Late last Wednesday, the Senate voted down an amendment from Senator Amy Klobuchar (D-MN) and Senator Bernie Sanders (I-VT) geared towards allowing pharmacies to import identical drugs from Canada, where prices are often much cheaper. In a boon to Big Pharma and their lobbyists, 13 Democrats and 39 Republicans voted against the amendment and it failed 52-46. The amendment was bipartisan as 11 Republicans voted for the amendment, meaning that the amendment had a real chance of passing.
“13 Democrats and 39 Republicans in the Senate failed the American people on this amendment, and the counter-argument that Canadian drugs don’t meet safety standards is nonsense,” said TCU President Bob Scardelletti. “If the recent election taught us anything it’s that the American people want results – and protecting Big Pharma isn’t what they had in mind.”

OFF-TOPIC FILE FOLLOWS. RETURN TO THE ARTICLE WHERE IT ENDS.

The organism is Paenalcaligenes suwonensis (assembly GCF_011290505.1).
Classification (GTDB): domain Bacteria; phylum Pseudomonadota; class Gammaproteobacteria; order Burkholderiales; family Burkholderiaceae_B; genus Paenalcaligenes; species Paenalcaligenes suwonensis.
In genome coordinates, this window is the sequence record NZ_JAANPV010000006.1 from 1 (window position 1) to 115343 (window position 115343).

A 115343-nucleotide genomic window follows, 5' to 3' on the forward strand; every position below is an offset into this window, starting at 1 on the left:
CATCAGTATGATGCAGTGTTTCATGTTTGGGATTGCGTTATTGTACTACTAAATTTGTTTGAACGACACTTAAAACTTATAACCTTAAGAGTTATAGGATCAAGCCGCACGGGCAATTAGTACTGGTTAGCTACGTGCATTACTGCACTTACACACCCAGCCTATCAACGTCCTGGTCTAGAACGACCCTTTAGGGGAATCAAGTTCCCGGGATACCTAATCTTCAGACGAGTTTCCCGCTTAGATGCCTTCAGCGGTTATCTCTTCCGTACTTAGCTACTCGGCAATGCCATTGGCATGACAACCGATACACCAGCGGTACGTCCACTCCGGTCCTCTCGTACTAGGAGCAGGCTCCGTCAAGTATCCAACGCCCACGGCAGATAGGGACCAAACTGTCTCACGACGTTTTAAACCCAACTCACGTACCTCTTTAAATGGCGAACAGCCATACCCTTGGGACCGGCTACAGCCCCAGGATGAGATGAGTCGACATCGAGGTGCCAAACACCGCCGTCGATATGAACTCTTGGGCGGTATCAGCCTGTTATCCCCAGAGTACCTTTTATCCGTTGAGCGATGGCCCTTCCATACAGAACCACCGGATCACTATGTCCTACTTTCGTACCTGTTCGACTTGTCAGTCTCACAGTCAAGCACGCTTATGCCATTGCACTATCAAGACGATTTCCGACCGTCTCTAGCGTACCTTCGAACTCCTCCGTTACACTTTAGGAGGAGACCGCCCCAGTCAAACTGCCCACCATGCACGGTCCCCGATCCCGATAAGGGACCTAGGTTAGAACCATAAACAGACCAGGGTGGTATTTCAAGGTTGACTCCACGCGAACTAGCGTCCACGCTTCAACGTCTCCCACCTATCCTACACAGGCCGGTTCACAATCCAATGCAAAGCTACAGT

The Klobuchar-Sanders amendment was largely symbolic, as it was an amendment to a budget resolution, which never actually becomes law and merely provides instructions to Budget Committee chairs on how to proceed. Nevertheless, the amendment would have sent a strong signal to current and future legislative efforts seeking change.
Drug costs (and healthcare costs overall) are higher in America than anywhere else in the world [click here for proof]. And for TCU representatives, healthcare is always one of the biggest sticking points at the bargaining table. TCU members currently enjoy quality, affordable health coverage because of the hard work of our bargaining teams, but that doesn’t mean that future negotiations tomorrow, or next year, won’t change that dynamic.
Our leaders need to focus on ways to bring down costs in the healthcare industry overall, and leveraging competition over drug prices is one of the ways we can do just that.